Secondly, this all revolves around the fact that someone becomes aware of the surveilance or otherwise - and what are the chances of that actually occuring? On top of that, you then have to deal with the levels of red-tape and federal bueracracy as you try to defend your rights while taking it to federal court . . . not an easy task, and the process willl be very long and drawn out.



    IMO, the whole Patriot Act was a full-blown dismissal of consitutional rights that have been granted by our original federal constituion and bill of rights. It was a means for the government to use fear as a tool to accomplish their goals - in the name of defense of the state, anything is permissable, right? Why should we wait for the terrorists to come to our shores? We should go invade the country they reside in, kick the terrorists ass, kick the country's ass for harboring them, and claim that we're defending our freedoms and rights, correct?

    Tell me again . . . what freedoms and rights do we american citizens have on foreign soil? Tell me where in our consitution, or any of the amendments and bills of law does it state that our freedoms and rights as US citizens supercede the freedoms of other nationalities as long as we're paying them a visit?

    The last 8 years has seen our government moving more towards acts of tyranny moreso than that of a republic. Your rights as an individual mean nothing if your fit the "profile" and "stereotype" of an individual who might commit a crime against the nation. Your rights as a prisoner of war mean nothing if our leaders feel that you might have information on the whereabouts of important terrorist leaders and such organizations (you wouldn't believe some of the BS our country has pulled in regards to "information extraction" from POWs over the last 8 years . . . Guantanamo Bay is just the tip of the iceberg).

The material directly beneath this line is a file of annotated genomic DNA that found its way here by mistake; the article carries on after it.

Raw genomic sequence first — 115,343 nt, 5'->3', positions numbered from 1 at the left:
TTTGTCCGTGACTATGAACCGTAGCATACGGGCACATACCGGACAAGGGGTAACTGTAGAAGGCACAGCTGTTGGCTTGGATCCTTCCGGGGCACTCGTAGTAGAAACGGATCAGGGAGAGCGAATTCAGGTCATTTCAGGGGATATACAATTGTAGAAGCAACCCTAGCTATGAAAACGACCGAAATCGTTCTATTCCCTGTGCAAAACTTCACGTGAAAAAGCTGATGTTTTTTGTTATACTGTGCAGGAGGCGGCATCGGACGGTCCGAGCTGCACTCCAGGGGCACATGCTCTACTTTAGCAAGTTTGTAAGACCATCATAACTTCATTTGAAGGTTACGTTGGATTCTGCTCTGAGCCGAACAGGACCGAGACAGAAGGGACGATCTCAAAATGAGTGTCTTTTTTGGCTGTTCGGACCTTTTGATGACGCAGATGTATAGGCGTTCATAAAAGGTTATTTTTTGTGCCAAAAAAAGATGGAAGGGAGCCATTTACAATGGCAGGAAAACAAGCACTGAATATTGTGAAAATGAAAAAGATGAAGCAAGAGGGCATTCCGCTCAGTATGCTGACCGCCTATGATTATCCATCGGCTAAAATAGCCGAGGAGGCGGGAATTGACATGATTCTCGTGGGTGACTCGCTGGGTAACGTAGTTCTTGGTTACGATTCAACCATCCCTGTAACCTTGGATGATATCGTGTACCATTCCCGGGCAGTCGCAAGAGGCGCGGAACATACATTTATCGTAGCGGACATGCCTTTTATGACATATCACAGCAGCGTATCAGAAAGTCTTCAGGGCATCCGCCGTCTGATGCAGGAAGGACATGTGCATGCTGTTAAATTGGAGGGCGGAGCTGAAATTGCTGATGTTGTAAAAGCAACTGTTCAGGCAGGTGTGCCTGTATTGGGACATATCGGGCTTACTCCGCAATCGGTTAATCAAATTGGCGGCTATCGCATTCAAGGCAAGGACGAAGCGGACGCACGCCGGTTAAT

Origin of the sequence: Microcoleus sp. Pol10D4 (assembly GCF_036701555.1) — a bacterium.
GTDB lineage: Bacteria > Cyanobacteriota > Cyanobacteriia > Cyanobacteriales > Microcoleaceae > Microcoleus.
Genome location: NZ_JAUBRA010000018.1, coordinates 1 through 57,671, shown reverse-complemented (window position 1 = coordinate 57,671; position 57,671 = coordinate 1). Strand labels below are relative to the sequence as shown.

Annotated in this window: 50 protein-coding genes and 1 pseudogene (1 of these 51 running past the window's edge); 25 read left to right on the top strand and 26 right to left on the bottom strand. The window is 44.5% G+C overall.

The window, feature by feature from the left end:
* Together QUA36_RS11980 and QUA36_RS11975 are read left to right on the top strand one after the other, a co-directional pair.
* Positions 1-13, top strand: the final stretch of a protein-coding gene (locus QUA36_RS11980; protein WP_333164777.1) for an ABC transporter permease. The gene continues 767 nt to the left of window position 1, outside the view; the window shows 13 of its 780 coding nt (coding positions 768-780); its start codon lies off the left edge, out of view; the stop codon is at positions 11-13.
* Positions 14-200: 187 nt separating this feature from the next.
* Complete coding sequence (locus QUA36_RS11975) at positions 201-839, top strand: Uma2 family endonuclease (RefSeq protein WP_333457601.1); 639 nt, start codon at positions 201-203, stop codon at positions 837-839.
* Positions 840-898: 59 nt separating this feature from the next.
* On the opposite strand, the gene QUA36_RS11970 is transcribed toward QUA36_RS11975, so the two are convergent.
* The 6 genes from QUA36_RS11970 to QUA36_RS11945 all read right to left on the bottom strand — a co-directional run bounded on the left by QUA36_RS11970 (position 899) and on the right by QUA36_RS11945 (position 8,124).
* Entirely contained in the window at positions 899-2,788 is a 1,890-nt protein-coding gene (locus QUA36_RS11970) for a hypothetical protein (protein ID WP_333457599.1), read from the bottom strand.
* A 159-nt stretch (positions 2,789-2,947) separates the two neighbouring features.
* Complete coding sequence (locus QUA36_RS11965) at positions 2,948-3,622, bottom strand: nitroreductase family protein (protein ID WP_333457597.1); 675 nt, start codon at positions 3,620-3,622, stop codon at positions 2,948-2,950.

My personal opinion - I feel a lot of the leaders we've had over the last 8 years should be tried as war criminals and abusing the nations power for their personal interests instead of the nation's interests.
     
  17. KieranD

    KieranD

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    good video most of it is one sided but a lot of it is fact, it wasnt just bush other factors but most him

    as for obama wait and see what happens if an alternative appears then vote for him/her in 4 years

    news is so biased in the USA there is no happy medium its either pro liberal or pro conservative/democrat or republican

    its okay you guys learned from the best the british empire! on how to steal and cheat and enslave, we were the original bad boys and world leaders: note i condemn past actions
     
  18. FordGT90Concept

    FordGT90Concept "I go fast!1!11!1!"

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    Look at it from the perspective of the FBI, CIA, and other intelligence agencies. You might get intelligence from someone saying such and such will be away from his/her residence an hour from now. That is your window to move in and bug the place. Normally, the window would be missed because a judge couldn't review the evidence and issue a warrant to search it. How do we know that later that night, this person will go over detailed information about an attack scheduled for the next day? A disaster could have been averted but because of the slow judicial system, it wasn't.

    At the same time, if the residence was bugged and nothing criminal was discovered, no harm done. The person's house that was bug could always file a complaint/court case against the agency that bugged it about being under surveillance without a warrant. At which point, a judge will review the case and decide if it was illegal or not exacting punishment on the people that ordered the bugs in the first place. I have yet to hear of a case where USA PATRIOT act was used to surveillance someone and it was done so unlawfully. It is extremely rare where the dominoes fall (credible evidence to suggest he/she knows something and there is an immediate opportunity to bug it) in to place in an order that makes the agency feel certain it is in the right to act before a judge can okay it.

    Until there is actually consequences of an agency going beyond the law using the USA PATRIOT Act as leverage, there isn't a problem. If you don't want to get your house bugged, don't do anything that suggests criminal activity (like moving a lot of funds to an off shore account).


    Name a case where someone was staked out under USA PATRIOT Act, was accused of a crime and was innocent. Either you are guilty of a crime or its like it never happened. Where's the problem?


    What right? Constitution does not have a "right to privacy" clause. If there was a right to privacy clause, it would be illegal for you to listen in on a conversation someone else is having. The only thing the USA PATRIOT Act did was allow intelligence agencies to react quickly to a situation that would otherwise be missed. I have no problem with that.